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PSA: "Pressure" vs. "Pressurize"

 
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zaq









  


Post  Tue, Nov 24 2015, 7:52 pm
When you keep an enclosure under higher pressure than its surroundings, that's "Pressurizing". Airplane cabins are "pressurized", meaning that the air inside is at higher pressure than outside, because up at cruising altitude, the pressure of air is too low to sustain life. Moonwalkers wear pressurized suits for the same reason. You make sure not to try to open your pressure cooker while it's still pressurized, but wait till the pressure goes down.

When you try energetically to influence a person to do something, you "press" or "pressure" the person. You do NOT "pressurize" him or her. She or he is already pressurized to match the pressure of the atmosphere.

Thank you for your cooperation. When you talk about "pressurizing" people, I keep visualizing the poor victims connected to little hoses, being pumped full of compressed air until they rupture like overfilled balloons.
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PinkFridge









  


Post  Tue, Nov 24 2015, 8:44 pm
Thanks. I feel your pain though I haven't seen this one. Might this be an English thing? I think I've heard some Brits use "pressurize." Then again, they'd probably write "pressurise."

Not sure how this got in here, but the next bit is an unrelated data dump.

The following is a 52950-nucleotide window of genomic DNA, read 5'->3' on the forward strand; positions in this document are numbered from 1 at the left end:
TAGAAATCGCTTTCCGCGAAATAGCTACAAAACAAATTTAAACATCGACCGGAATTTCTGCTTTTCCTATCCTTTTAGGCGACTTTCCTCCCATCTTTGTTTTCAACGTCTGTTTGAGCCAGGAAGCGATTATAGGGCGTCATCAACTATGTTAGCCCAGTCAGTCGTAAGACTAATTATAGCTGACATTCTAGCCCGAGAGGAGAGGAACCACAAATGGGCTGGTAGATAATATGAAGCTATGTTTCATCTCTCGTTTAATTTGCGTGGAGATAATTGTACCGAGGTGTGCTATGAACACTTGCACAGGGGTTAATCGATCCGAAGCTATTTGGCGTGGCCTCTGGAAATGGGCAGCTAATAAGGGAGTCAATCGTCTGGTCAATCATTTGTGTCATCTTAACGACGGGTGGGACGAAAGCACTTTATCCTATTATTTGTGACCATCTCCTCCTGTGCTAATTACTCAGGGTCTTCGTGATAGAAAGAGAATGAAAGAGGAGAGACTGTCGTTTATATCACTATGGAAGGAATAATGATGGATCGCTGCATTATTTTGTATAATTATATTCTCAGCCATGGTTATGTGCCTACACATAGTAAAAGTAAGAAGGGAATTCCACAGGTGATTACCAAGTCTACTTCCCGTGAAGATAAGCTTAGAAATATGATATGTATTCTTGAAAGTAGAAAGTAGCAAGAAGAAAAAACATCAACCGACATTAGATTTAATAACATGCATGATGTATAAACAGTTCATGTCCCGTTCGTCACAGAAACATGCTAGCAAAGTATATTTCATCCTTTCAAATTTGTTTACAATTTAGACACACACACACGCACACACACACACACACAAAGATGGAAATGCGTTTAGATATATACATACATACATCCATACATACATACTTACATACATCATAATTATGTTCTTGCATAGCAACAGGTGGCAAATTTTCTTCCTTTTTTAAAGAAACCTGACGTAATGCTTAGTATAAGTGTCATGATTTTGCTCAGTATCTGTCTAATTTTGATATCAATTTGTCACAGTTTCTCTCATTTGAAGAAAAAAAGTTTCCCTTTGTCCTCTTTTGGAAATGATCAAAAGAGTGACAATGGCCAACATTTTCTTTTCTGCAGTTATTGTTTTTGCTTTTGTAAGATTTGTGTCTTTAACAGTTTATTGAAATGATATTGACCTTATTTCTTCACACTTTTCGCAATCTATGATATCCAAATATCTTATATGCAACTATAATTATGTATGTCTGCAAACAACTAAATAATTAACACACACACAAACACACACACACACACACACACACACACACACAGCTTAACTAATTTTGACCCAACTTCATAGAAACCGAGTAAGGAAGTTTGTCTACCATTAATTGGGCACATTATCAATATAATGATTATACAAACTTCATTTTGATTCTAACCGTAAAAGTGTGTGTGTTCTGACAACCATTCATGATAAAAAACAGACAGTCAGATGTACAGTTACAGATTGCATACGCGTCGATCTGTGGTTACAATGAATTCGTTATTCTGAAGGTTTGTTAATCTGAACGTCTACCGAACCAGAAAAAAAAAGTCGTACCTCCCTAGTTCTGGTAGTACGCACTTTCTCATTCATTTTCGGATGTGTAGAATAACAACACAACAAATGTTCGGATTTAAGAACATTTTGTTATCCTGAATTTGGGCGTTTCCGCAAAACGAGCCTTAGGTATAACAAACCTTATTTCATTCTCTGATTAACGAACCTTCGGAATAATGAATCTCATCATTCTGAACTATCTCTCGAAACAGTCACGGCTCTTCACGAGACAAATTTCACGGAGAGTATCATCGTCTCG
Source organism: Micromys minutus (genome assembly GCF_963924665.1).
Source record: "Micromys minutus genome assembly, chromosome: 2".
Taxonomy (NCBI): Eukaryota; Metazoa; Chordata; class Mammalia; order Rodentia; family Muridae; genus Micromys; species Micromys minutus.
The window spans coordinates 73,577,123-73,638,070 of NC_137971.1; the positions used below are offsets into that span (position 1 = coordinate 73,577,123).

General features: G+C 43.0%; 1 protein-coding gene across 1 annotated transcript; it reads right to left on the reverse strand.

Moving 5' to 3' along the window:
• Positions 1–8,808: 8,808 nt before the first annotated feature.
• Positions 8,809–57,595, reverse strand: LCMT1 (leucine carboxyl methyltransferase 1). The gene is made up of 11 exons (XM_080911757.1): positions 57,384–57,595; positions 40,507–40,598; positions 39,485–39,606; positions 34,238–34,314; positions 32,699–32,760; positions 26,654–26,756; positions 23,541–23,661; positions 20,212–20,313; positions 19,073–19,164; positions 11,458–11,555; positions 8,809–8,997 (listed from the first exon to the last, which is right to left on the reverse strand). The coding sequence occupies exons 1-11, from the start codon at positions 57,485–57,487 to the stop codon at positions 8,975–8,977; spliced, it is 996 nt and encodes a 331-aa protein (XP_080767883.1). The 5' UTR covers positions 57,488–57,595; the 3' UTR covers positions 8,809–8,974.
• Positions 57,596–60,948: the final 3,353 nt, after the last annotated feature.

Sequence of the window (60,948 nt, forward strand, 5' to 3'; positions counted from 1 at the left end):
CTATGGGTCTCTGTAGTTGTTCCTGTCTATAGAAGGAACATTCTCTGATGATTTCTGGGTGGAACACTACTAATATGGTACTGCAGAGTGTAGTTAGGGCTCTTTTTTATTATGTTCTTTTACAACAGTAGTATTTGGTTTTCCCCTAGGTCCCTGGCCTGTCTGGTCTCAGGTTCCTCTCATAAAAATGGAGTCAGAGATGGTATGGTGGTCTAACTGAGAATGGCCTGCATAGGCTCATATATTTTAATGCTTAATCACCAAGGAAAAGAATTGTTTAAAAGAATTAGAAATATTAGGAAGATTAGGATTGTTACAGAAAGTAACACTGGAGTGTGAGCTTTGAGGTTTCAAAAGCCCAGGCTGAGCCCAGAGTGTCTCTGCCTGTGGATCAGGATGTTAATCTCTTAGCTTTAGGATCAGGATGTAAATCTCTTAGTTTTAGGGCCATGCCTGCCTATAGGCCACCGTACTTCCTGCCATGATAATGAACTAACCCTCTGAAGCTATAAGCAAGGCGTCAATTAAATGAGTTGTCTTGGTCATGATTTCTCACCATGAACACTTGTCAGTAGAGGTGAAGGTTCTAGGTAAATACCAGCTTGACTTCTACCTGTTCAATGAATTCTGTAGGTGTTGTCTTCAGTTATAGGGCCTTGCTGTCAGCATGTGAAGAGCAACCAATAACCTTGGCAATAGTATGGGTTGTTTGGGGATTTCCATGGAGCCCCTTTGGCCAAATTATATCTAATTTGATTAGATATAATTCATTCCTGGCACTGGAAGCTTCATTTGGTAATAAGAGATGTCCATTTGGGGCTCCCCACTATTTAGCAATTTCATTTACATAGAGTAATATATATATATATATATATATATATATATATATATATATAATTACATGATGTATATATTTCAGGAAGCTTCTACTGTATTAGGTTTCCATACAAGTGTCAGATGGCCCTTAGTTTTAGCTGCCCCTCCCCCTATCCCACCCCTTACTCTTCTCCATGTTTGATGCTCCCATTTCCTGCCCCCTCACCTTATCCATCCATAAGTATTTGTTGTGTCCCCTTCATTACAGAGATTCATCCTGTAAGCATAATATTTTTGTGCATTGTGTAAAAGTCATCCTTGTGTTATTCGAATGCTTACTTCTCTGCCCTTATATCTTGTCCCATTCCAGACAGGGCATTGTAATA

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pesek zman









  


Post  Tue, Nov 24 2015, 8:52 pm
British Husband often feels pressurized
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Maya









  


Post  Tue, Nov 24 2015, 8:55 pm
PinkFridge wrote:
Thanks. I feel your pain though I haven't seen this one. Might this be an English thing? I think I've heard some Brits use "pressurize." Then again, they'd probably write "pressurise."

I've seen this a hundred times on this site. Drives me crazy. Thanks for the PSA.
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cm









  


Post  Tue, Nov 24 2015, 9:04 pm
LOL! I have only seen it on this site, so I thought it might be a "frum" thing, not unlike "staying *by* someone's house," rather than "at."
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gp2.0









  


Post  Tue, Nov 24 2015, 11:02 pm
Sorry zaq, it totally seems wrong to me too, but several online dictionaries concur that it can be used both ways.
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etky









  


Post  Wed, Nov 25 2015, 12:58 am
It's a Britishism that I've never heard used by Americans off of this site.
Odd that it's such common usage on a site dominated by American English, because unlike many other Britishism's, it's one that, as an American, sounds totally off to me.
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